There’s also a cute “message in a bottle” game, in which users can “throw” a message out to sea in the hope that some random stranger will pick it up and reply. I gave this a whirl and had an interesting conversation with a 22-year-old finance graduate student at Nanjing University. During the course of the chat, I discovered that I could exchange voice messages with this person – just like HeyTell, but with a ChatRoulette twist. Our conversation went like this (edited for sense and brevity):

Original message from Chinese stranger: Nothing to say

Me: Agreed. Where are you?

Chinese stranger: China. And u?

Me: USA. Do you like this app?

CS: Just so so. But it’s popular among young people.

Me: How old are you?

CS: I’m 22.

Me: Ok cool. Do you think it will be bigger than Sina Weibo one day?

CS: … they are different.

Me: I’m a reporter and I’m writing about this app. That’s why I’m asking all these questions.

CS: 😦 Commercial spy

Weixin doesn’t offer quite the slickly designed experience that Path or Instagram does so well, but US-based startups could learn something from Tencent’s multilateral thinking here. While there is value in the likes of Path, Instagram, and Pair in focusing tightly on niches, Weixin also demonstrates that a catch-all, centralized experience also has its appeal. And the app, by the way, is totally cross-platform, available on Android, iPhone, Windows Phone, and Symbian handsets.

Industry watchers say that China lags behind the US in mobile development by one to two years. That might be true for now, but as smartphone market growth accelerates in China and savvy players like Tencent make aggressive moves in mobile, that gap will inevitably close. Apps like Weixin represent the beginning of that process.

Read more here.

Read Full Post »

Article from NYTimes.

“We’re here on the ground in Austin South by Southwest Interactive, the annual gathering of tech enthusiasts, entrepreneurs, investors and leaders in the industry.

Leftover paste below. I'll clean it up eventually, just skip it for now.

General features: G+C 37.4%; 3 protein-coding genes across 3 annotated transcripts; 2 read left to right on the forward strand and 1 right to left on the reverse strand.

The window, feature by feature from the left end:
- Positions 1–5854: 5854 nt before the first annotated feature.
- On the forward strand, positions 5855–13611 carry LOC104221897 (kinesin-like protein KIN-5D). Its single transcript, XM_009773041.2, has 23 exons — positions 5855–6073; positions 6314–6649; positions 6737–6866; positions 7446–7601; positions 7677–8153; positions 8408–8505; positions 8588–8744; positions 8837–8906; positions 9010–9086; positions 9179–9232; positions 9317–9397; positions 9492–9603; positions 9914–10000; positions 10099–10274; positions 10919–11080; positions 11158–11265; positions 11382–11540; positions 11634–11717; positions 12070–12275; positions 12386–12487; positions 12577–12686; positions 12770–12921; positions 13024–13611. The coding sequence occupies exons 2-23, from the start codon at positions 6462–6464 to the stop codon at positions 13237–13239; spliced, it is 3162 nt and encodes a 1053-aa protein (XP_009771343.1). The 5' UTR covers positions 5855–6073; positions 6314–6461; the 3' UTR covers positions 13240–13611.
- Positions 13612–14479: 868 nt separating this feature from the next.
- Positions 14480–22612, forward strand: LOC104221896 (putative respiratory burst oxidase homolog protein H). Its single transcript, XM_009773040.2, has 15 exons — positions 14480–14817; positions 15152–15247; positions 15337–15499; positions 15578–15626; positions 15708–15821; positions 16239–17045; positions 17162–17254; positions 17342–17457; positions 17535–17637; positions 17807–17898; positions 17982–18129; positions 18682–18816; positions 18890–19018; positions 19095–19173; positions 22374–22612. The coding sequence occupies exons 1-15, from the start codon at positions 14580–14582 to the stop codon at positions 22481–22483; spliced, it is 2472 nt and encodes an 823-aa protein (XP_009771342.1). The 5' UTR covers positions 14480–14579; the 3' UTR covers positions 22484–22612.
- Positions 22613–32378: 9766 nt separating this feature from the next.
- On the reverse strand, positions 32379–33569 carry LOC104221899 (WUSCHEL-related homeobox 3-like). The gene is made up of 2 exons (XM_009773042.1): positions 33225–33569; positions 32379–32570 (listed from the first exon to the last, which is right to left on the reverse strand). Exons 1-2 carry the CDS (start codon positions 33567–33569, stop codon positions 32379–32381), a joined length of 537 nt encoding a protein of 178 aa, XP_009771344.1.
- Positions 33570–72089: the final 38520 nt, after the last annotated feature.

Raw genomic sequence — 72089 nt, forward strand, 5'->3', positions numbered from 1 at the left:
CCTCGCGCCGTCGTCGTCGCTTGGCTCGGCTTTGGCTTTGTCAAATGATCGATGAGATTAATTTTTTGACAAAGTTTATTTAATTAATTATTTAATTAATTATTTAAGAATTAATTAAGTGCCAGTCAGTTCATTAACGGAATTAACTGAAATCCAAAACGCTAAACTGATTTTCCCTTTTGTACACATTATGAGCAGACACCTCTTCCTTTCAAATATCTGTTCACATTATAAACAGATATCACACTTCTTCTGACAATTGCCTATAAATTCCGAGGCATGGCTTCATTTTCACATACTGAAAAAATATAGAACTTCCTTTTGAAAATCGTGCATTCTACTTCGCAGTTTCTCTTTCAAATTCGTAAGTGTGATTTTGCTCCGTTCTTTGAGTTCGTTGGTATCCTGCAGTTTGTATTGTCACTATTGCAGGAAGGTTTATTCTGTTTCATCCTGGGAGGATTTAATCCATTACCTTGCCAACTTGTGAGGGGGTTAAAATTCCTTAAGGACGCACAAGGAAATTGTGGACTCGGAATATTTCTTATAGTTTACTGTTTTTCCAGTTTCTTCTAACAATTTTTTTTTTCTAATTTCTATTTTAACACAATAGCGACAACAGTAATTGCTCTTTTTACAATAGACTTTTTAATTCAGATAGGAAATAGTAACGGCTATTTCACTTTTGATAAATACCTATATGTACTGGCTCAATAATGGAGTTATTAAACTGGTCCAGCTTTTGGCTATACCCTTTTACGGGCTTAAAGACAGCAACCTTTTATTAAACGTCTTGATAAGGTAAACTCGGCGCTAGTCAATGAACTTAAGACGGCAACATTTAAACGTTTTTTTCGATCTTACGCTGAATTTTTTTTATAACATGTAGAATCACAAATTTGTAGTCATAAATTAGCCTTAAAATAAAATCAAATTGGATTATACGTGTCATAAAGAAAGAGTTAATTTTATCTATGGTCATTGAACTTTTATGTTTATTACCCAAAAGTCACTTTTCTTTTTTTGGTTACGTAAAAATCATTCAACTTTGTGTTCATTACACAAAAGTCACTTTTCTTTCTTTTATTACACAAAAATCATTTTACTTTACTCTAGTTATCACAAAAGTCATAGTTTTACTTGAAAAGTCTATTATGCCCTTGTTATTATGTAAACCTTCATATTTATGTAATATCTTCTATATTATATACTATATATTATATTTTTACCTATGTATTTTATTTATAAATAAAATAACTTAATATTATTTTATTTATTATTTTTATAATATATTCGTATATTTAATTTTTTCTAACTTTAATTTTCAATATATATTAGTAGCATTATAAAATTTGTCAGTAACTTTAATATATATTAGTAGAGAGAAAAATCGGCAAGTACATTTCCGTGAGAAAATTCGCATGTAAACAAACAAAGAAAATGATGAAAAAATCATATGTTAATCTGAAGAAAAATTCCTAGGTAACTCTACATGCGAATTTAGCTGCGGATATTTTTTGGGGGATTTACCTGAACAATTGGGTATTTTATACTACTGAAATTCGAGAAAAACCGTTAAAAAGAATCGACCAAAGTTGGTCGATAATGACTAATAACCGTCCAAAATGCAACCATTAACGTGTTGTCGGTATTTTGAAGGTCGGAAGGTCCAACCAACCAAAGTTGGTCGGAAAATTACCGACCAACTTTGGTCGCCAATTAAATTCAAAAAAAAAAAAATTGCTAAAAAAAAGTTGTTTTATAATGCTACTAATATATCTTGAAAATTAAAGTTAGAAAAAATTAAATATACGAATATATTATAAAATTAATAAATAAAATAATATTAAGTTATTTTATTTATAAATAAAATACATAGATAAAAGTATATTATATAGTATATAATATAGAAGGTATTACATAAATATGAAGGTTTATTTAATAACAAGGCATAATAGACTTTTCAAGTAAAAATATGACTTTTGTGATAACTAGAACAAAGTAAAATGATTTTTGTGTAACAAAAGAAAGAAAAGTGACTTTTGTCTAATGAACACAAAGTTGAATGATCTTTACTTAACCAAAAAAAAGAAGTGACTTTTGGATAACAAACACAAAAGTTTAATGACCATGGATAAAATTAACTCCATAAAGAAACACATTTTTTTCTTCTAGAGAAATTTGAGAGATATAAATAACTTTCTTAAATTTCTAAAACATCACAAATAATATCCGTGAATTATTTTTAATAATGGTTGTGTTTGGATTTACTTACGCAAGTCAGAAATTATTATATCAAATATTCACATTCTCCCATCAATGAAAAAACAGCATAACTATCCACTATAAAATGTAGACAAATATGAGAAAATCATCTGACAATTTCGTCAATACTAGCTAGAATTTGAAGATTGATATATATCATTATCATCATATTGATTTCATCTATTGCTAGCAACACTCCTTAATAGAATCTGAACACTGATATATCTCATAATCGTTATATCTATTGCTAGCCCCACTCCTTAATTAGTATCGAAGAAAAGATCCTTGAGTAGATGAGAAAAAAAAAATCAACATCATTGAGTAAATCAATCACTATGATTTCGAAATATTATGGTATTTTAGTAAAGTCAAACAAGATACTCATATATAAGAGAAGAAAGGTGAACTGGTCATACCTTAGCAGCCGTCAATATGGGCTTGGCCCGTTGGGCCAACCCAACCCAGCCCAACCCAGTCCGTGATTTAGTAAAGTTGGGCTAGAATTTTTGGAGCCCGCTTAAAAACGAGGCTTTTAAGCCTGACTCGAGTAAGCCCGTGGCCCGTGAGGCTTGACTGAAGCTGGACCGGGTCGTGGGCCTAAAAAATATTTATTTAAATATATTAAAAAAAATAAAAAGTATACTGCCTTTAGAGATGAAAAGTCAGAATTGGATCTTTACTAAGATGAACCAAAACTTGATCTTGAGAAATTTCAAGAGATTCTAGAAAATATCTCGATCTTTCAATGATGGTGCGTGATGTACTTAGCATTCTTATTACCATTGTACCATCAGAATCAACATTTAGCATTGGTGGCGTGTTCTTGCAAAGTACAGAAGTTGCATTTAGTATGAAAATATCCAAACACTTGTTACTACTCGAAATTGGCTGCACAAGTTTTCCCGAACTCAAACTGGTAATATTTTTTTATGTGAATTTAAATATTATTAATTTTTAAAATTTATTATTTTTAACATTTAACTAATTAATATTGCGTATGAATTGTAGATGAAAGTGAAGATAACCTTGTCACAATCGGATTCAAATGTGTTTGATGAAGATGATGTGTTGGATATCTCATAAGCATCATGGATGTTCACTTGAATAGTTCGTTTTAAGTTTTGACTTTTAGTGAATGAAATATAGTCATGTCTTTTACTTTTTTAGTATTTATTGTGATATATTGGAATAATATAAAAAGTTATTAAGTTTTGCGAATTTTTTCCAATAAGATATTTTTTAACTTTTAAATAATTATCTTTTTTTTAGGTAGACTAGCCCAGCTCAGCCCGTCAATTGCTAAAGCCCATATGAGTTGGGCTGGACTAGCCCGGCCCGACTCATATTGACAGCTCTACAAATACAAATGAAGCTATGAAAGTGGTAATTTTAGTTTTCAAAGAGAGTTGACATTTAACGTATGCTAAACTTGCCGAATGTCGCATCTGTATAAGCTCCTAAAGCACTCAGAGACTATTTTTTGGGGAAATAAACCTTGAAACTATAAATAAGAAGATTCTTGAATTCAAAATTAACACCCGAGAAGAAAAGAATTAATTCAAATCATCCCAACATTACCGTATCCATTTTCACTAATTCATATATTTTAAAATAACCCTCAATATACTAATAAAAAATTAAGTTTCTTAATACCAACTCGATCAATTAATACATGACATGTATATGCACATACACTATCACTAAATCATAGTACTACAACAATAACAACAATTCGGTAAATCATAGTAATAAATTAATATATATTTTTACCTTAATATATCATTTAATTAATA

The weeklong event is crammed with panels, parties, talks, the introduction of new apps and services, demos of said services, networking and the occasional breakfast taco.

Tech companies will be looking for support among tech-savvy festival attendees in the hopes of bubbling up above the noise of the hundreds of companies vying for attention. For a young business, the stakes can be high. South by Southwest, which attracts early technology adopters, has earned a reputation for helping propel companies like Foursquare and Twitter out of relative obscurity. And this year, the numbers of attendees is expected to swell to nearly 20,000. Last year, around 14,000 people attended.

Among the companies looking to create some buzz are Uber, which makes a mobile application that lets people avoid taxi shortages by requesting a car service to give them a ride.; it has seeded this city’s downtown with special pedicabs to lug tired pedestrians around. GroupMe, one of the mobile messaging applications I wrote about on Friday, says it will be handing out grilled cheese sandwiches with the company’s logo toasted into the bread. Breakfast, a digital agency in New York, has rigged several photo booths that will print physical photos snapped with the popular iPhone app Instagram. Eightbit.me, a service that creates cute cartoon avatars for members, has hidden several hard drives shaped like vintage Nintendo game cartridges, around downtown. To win one, users must check into various locations in the city to find and unlock the prize.

Even Apple, which rarely appears at any major technology conferences, is rumored to have a pop-up shop somewhere on the conference grounds, most likely to coincide with the release of the iPad 2, which went on sale Friday.”

Read the original post here.

Read Full Post »